Associate Vice Chancellor for Facilities Management
A local photographer has started a new project called “Ambush: Color in the Gray” in hopes of bringing some color to Fayetteville this winter. “Ambush” will feature six of
this object of beauty,” Marshall wrote on her personal website. “Meticulous observation of a single flower opens a door to the understanding of that flower as a wild being full of color, motion, texture and light.” “Ambush: Color in the Gray is about bringing my images out of the studio and into a public space,” according to the project
“Meticulous observation of a single flower opens a door to the understanding of that flower as a wild being full of color, motion, texture and light.” Michelle Marshall
Michelle Marshall’s prints and will be displayed throughout various places in Fayetteville in an attempt to bring some color to the dreary winter landscape during this time of year. The project started Feb. 3, and all of the prints are about 60 inches by 40 inches each in size. Marshall’s work includes closeup images of flowers and other colorful nature shots. “I began using flowers as subjects because I am struck by how a deep exploration of a flower shatters the superficial assumptions associated with
website. “It is about sharing my delight with the discovery of the small worlds I have found through my photography. It is about bringing a bit of a surprise to my community. It is, quite literally, about bringing color to a gray winter.” Marshall started photography in high school, taking photos for the newspaper and yearbook. She went on to major in photography in college at Texas A&M University-Commerce, but she changed her major to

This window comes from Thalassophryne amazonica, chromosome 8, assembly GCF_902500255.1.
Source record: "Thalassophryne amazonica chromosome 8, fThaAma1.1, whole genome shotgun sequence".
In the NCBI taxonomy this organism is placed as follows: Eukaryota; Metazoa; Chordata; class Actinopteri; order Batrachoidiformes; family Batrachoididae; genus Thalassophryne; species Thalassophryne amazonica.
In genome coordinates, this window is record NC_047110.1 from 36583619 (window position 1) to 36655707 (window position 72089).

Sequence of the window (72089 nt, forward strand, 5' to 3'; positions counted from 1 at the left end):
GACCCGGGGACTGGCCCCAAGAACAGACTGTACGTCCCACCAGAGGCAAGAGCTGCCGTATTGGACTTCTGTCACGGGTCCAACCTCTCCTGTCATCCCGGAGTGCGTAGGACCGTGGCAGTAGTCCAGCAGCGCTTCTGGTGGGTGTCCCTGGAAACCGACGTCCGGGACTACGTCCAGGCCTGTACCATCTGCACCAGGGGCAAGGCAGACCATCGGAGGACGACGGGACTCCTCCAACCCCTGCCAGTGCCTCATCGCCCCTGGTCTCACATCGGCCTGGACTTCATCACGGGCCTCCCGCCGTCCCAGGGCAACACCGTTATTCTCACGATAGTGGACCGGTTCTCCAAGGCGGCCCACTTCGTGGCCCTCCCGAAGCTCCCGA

see AMBUSH page 3
Wednesday, Feb. 20, 2013
Wednesday, Feb. 20, 2013
The Arkansas Traveler Newspaper
The Arkansas Traveler Newspaper
Trending Meme Shakes Up Union Mall
ASG Proposes New Impeachment Process
RAZORBACK continued from page 1
ASG proposed a bill during last night’s meeting to change the current impeachment process for ASG members. The current policy is vague, said Amy West, senator who spoke of the bill. The proposed new policy is based on the system used by LSU’s student government and the US impeachment process.
“We’re not obviously doing this to create any animosity, and we don’t think we will.”
119 Kimpel Hall University of Arkansas Fayetteville, AR 72701
Students perform a version of the Harlem Shake at the Arkansas Union, Tuesday, Feb. 19.
Kris Johnson Staff Photographer
AMBUSH continued from page 1 ceramics halfway through junior year. She took an 11-year break from photography and started back with it in 2009. “The gap was about finding my voice and developing the confidence to trust it,” Marshall said. “I have been pretty focused on macro photography since 2009.” The prints will be moved around to different locations once a week. Residents are encouraged to take pictures of the prints and post them to Twitter using the hashtag #AmbushFayetteville and mentioning Marshall’s account, @PhotoAmbush. One print will be given out each week to someone who posts their picture to Twitter.
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rent process only includes a review by the ASG judicial branch. “In the future if there is an issue there... then that process is there, ”West said. ASG has not had a problem with members impeaching others and they do not want to create that problem, West said. “We’re not obviously doing this to create any animosity, and we don’t think it will,” West said. The bill does not specify if
ASG Senator McKenna Gallagher Staff Photographer In an effort to reduce traffic congestion, the UA and the Arkansas State Highway and Transportation Department are preparing a project to widen Razorback Road, Tuesday, Feb. 19. for the project, Johnson said. “We just wanted to make sure all of our affairs were in order before beginning construction,” he said. The $9 million estimated cost of the project includes expenses other than the road expansion, such as sidewalks and additional traffic lights along Razorback Road, Johnson said. “I think this project is totally unnecessary,” said James Wilson, psychology major. “I